MARGARET WARNER: What, that they are being approached properly and, therefore, they--
DR. STEPHEN FEIG: They are, that they're being reassured of the situation. And then most of them take this quite well. It's an inconvenience to some patients, but it really should not provoke an undue amount of anxiety if the patients are properly informed about their results.
MARGARET WARNER: Dr. Elmore, from your experience, do you think women are being advised sort of not to panic and that--and told that there are this many false positives?
The emotional and monetary cost of false alarms.
DR. JOANN ELMORE: Well, I'm a primary care clinician and an internist, and over the years I've received a lot of frantic phone calls from patients. They are anxious; they want more information; and they need to be reassured that the great majority of these women with abnormalities noted on screening don't have cancer. Maybe because I'm a primary care clinician my patients call me instead of the radiologist, but I do think it's a big problem. And that's what stimulated me to do this study.
MARGARET WARNER: Now, when you said "big problem," what do you mean? You mentioned the costs involved. Describe that a little more.
DR. JOANN ELMORE: Well, by big problem I was mostly referring to the anxiety, but there is a cost associated with false positive results as well.
MARGARET WARNER: You mean a financial cost?
DR. JOANN ELMORE: Yes. In our study we found that for every $100 that was spent on the screening itself an extra $33 was spent to pay for all of the diagnostic tests, all of these ultrasounds and extra mammograms and even the biopsies that were done.
MARGARET WARNER: Dr. Feig, do you think that either the technique of screening, that is, I guess I'm talking about the technology and/or the interpretation, which is what your profession does, of those results could be improved?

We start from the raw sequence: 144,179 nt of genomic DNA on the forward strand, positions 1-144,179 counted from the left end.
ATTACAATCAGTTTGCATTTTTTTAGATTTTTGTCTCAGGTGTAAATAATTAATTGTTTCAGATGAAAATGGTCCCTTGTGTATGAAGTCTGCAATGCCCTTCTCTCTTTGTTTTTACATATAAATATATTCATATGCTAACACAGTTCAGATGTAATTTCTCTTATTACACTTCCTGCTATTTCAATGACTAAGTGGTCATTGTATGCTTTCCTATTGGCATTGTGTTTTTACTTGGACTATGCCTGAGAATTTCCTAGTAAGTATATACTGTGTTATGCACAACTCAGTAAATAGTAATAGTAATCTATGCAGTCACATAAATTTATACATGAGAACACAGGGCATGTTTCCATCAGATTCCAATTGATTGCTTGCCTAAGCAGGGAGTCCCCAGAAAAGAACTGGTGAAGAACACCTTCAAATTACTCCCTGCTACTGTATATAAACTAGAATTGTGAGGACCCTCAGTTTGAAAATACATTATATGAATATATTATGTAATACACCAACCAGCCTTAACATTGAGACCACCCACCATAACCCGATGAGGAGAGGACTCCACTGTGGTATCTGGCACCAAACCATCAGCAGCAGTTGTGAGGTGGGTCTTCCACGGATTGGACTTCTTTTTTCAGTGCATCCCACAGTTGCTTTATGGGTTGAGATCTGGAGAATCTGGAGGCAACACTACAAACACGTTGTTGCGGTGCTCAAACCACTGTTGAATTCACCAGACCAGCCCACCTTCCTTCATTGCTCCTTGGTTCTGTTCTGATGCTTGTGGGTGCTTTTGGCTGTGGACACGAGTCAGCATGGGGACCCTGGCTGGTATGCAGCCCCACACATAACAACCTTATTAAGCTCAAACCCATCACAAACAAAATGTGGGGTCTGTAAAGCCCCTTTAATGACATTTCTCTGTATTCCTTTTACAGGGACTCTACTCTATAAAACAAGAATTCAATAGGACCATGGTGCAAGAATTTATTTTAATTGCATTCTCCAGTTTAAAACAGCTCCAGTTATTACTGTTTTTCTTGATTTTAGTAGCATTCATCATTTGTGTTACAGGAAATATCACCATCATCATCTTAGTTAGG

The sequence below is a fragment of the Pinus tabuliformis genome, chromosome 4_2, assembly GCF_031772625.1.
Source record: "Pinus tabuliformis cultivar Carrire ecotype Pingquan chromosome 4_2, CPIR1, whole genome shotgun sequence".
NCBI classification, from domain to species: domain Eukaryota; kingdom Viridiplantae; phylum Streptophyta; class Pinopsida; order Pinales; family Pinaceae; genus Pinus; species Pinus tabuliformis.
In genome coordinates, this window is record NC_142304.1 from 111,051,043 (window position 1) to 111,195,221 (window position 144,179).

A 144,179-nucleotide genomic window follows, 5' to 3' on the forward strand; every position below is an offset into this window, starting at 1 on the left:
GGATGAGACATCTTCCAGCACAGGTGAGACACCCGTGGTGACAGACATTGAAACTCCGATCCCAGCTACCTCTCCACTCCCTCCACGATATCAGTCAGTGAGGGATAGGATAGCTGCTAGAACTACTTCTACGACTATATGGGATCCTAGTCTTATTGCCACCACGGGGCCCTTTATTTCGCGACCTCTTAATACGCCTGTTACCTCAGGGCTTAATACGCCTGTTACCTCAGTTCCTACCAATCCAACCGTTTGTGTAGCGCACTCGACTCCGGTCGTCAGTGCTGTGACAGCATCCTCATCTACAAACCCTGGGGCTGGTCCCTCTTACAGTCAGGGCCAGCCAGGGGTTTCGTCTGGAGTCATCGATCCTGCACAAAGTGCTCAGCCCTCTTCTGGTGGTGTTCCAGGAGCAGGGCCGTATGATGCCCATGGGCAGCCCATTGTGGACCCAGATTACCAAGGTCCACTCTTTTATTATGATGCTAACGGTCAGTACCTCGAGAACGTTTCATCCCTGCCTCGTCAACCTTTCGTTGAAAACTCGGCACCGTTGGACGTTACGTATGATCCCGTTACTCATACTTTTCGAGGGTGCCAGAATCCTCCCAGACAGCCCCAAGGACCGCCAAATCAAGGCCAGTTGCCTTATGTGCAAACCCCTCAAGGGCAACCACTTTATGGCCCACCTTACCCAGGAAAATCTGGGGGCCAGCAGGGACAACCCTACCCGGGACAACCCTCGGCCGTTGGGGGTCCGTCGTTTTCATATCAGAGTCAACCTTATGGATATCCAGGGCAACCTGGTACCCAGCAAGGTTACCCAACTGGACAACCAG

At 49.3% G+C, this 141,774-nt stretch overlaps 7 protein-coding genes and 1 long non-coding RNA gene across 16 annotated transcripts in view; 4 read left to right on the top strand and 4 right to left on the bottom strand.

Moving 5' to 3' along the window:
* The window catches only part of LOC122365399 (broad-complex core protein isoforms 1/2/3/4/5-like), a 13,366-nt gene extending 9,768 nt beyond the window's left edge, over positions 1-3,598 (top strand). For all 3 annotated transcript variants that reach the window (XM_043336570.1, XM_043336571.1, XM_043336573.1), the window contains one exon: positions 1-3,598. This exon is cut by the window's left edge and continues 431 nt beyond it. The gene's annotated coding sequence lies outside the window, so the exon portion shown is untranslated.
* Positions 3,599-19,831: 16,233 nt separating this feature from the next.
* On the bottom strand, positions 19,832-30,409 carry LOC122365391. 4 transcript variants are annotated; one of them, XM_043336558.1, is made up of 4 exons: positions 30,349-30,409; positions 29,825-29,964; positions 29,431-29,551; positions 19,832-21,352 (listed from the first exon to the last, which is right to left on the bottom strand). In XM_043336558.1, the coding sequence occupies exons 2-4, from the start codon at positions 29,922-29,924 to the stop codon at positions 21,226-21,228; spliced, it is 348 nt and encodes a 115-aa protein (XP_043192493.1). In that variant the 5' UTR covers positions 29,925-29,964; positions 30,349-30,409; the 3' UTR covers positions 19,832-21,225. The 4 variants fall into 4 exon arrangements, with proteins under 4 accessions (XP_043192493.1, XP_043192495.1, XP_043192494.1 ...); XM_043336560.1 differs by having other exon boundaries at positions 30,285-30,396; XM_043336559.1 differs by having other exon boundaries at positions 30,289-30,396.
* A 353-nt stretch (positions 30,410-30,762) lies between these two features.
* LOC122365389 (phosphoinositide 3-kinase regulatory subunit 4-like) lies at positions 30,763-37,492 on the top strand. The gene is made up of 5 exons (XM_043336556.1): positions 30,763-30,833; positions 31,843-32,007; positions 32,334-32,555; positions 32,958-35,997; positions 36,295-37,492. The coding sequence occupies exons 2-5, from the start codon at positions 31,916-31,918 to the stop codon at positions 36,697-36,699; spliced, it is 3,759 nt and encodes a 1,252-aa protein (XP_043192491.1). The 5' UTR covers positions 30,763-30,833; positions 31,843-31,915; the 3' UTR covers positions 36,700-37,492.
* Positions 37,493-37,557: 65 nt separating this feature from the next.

DR. STEPHEN FEIG: It could always be improved, but actually we're doing quite well right now. I think that Dr. Elwell's [Elmore's] estimates of cost are too high, but even if--even if we accept those, mammography is still much more cost-effective or comparable cost-effectiveness to other commonly accepted procedures like screening for carcinoma of the cervix, screening for colorectal cancer. Women who go actually for screening for pap smears, about 10 percent of the examinations may require a repeat pap smear. And mammography is actually much more cost-effective than intervention such as automobile seat belts and air bags.
MARGARET WARNER: Dr. Elmore, would you agree with that--if you're weighing these various kinds of studies?
DR. JOANN ELMORE: Well, I actually think that false positives are more common that Dr. Feig is stating. Perhaps we should be sending our patients to him if his false positive rate is five percent. There was a study that showed, on average in the U.S., about 10 percent of women that go in to get a mammogram have some sort of false alarm.
MARGARET WARNER: And you're talking about in any given year, rather than 10 years' worth?
DR. JOANN ELMORE: That's correct.
Are clinical or physical breast exams more effective than mammograms?
MARGARET WARNER: All right. Let me ask you for women watching this, I notice that--and you said that the rate of false positives is much higher really for mammograms than for clinical breast exams or physical breast exams. Why is that?
DR. JOANN ELMORE: Why is it higher for mammograms?
MARGARET WARNER: Yes.
DR. JOANN ELMORE: I don't know. It's important to point out a few things, though. First of all, mammograms are actually picking up a lot more breast cancers than we're picking up with our physical examinations.
MARGARET WARNER: So you're saying, in a way, they're more effective?
DR. JOANN ELMORE: In a way they are, although the have a higher cost of this higher false positive rate.
MARGARET WARNER: But then could Dr. Feig be right that it--I mean, it's better to err on the side of being hypersensitive because a false positive is a lot better than a false negative.
DR. JOANN ELMORE: That's correct. But I think that now that we have pointed out how common these are, I really hope we can try to see if we can't reduce the false positive rate.